Texas woman pays $34.99 for priceless Roman statue

Texas woman pays $34.99 for priceless Roman statue

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Laura Young was looking for treasures in her local goodwill in 2018 when she spotted it – a white sculpture among trinkets and secondhand items. Acting on a hunch, she touched the bust to confirm that it was not a cheap plastic counterfeit. It was cold, heavy and marble.

“It’s the real deal. You can feel it,” she told The Washington Post.

Young, who works full-time as a freelance antique dealer in Texas, suspected the bust — depicting a downcast, straight-faced man lit only by the yellow $34.99 price tag on his cheek — was far more special than his humble environment thrift store offered.

Young, 43, bought the sculpture, strapped it to the passenger seat of her car and drove home to begin her research. With the help of experts, she would discover over the next few months that the bust was carved around 2,000 years ago in ancient Rome, purchased by a Bavarian king in the early 19th century for display in what is now Germany and looted at the end of World War II.

The statue’s journey from 1940s Germany to a thrift store in Austin more than 70 years later is still a mystery.

The present and the future of sculpture are clearer. It is now on display at the San Antonio Museum of Art as part of a deal Young and his lawyer made with the bust’s rightful owners – the government of Bavaria, a German state. He will remain there until 2023 before returning to Germany after almost 80 years of absence.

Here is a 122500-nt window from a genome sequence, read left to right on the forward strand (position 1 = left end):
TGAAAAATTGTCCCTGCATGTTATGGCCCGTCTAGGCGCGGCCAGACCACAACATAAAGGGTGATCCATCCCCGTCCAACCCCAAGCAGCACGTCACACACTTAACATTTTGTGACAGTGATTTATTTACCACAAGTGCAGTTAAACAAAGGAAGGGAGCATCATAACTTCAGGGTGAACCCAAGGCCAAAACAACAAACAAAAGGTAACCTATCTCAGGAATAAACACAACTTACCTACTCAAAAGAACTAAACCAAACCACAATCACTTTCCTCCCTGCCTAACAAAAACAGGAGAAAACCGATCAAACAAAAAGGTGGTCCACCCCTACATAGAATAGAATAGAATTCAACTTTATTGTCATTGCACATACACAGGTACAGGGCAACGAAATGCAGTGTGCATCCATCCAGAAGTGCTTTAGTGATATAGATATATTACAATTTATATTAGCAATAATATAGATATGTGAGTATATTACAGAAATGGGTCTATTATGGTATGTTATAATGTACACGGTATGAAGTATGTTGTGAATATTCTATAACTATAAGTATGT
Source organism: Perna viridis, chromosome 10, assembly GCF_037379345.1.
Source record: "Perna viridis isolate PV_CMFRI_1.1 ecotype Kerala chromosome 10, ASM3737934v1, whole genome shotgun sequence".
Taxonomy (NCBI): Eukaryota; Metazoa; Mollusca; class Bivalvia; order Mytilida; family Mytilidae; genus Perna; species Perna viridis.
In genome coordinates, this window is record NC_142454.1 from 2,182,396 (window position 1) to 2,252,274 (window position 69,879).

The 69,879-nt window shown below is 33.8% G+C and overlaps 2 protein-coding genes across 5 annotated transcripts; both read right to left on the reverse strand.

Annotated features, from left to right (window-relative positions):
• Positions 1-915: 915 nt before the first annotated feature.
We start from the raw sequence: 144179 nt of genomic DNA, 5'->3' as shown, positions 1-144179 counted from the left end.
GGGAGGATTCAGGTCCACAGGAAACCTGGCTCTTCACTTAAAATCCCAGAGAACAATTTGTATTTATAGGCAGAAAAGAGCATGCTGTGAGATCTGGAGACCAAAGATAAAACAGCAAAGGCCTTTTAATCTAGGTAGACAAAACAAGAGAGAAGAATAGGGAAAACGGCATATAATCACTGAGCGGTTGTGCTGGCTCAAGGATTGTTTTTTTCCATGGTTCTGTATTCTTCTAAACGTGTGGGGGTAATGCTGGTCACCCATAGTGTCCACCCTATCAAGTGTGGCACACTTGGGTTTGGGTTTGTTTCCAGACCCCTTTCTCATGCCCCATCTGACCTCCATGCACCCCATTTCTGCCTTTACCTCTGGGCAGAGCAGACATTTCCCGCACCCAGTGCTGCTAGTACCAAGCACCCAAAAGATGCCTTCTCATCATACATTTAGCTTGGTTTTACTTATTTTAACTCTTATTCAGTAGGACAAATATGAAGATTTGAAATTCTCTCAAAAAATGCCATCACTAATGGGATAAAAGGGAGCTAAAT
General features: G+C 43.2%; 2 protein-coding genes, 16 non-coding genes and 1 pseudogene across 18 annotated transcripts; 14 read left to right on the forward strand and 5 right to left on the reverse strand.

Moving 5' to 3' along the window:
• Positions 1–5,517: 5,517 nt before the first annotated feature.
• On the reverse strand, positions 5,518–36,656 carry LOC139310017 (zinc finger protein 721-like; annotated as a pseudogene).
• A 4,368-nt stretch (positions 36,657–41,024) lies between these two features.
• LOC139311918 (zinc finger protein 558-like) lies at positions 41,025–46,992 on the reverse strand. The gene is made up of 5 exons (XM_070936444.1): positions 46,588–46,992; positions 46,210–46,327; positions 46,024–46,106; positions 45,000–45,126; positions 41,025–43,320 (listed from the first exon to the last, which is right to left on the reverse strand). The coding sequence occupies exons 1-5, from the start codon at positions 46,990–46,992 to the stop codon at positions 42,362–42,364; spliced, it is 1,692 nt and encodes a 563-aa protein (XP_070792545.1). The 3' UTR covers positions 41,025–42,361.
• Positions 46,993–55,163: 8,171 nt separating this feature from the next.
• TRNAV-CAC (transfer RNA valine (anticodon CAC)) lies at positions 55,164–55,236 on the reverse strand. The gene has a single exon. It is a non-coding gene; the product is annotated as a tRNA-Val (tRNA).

Laura Young, an antique dealer from Texas, bought a 52-pound bust from a Goodwill store for $35 in 2018. It turned out to be a 2,000-year-old Roman artifact. (Video: Laura Young via Storyful)

But Young knew none of that on Aug. 13, 2018, when she deputized for a Goodwill Boutique employee to carry the 52-pound bust to her car. In direct sunlight, she could see her rough diamond better – it was old and dirty, but even where it had been broken the repairs were of high quality. The anonymous’s hair was in the Greco-Roman style she had seen on other Roman statues.

Upon returning home, Young began her research by searching Google for “Roman marble bust.”

“All these heads are sticking up and they look like this head,” she said.